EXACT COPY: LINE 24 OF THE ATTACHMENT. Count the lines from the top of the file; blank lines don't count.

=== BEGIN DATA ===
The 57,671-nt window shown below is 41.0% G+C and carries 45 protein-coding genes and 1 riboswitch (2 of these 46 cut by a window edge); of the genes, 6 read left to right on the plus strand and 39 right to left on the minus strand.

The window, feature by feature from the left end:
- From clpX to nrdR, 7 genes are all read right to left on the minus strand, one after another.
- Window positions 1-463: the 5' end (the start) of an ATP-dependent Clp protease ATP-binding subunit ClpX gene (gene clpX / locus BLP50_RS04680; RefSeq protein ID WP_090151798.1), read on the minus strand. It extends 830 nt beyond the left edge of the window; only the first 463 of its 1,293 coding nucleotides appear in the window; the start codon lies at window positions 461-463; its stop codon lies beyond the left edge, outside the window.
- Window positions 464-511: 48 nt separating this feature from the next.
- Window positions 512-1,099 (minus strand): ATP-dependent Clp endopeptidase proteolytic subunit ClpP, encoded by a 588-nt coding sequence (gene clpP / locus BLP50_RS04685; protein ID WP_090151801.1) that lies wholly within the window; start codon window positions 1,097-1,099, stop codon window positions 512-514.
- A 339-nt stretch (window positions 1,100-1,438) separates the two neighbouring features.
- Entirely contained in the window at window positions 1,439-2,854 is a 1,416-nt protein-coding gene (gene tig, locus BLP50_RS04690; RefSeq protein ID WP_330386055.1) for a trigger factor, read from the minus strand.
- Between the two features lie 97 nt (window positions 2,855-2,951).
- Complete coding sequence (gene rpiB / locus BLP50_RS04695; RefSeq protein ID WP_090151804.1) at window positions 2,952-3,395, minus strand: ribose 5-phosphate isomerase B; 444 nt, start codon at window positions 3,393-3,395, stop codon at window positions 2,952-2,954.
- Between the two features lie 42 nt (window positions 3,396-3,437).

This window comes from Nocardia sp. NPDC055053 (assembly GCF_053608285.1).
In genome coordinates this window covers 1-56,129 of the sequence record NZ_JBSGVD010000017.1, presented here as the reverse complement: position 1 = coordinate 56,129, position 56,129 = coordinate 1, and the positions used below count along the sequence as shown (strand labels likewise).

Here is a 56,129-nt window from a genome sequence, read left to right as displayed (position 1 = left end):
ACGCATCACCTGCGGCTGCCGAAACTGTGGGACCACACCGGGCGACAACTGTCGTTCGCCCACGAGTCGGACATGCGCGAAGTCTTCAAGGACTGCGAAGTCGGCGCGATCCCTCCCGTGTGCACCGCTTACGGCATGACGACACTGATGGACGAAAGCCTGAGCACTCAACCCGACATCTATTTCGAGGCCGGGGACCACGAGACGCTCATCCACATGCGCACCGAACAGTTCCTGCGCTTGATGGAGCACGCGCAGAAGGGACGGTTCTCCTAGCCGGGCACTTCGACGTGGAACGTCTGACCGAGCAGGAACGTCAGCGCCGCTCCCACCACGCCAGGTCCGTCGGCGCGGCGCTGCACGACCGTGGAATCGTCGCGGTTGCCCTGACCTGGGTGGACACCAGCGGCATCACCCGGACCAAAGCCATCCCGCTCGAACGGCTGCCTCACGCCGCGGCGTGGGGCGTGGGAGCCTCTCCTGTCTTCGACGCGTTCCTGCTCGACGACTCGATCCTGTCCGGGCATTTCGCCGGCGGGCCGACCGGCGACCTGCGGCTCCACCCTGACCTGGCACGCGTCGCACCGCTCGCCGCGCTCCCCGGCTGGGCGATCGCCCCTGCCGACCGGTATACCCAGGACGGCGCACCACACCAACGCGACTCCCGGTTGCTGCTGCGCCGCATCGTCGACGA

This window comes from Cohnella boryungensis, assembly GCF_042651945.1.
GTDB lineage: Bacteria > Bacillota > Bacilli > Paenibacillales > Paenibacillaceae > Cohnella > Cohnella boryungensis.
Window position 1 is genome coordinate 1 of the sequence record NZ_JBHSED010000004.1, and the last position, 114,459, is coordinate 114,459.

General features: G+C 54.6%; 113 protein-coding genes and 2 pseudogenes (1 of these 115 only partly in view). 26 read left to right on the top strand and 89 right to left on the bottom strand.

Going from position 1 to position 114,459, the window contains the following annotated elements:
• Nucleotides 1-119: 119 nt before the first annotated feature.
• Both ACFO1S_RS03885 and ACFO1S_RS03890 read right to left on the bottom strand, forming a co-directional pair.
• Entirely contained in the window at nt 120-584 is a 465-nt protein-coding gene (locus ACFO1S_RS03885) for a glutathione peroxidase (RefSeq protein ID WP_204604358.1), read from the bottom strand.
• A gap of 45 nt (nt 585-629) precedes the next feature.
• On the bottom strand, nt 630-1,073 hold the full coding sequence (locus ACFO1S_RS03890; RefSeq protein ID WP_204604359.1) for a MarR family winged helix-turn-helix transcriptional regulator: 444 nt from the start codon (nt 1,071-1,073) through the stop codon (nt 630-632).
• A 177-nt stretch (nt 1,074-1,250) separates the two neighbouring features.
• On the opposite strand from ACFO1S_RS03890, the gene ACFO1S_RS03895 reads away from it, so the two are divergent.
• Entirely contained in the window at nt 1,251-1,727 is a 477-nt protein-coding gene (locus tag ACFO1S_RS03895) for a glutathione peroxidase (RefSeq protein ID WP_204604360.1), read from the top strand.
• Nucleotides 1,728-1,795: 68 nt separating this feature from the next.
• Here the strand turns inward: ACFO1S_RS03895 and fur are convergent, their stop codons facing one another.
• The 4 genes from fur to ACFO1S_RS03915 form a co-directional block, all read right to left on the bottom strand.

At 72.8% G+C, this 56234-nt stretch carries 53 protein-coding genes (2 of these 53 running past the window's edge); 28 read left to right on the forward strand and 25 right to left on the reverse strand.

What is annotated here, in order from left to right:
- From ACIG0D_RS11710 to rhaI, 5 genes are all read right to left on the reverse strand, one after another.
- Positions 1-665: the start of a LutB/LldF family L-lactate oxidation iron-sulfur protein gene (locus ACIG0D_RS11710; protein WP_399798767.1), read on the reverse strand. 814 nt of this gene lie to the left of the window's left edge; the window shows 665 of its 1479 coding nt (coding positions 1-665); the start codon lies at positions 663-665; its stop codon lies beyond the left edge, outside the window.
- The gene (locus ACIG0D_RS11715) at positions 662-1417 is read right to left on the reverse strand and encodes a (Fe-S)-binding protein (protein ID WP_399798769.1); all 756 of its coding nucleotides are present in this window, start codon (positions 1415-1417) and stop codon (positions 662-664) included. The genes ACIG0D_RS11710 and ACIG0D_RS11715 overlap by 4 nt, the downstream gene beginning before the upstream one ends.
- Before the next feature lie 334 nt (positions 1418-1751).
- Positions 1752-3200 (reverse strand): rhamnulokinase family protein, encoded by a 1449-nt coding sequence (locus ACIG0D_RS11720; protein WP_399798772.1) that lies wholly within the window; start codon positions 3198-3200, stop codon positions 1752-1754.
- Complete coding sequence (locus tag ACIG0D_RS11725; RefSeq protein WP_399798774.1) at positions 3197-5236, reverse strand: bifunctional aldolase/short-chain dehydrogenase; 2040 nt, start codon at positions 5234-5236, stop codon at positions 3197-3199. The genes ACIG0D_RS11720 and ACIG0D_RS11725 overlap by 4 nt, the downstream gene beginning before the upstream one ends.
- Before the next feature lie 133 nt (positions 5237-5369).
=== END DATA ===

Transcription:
• A gap of 45 nt (nt 585-629) precedes the next feature.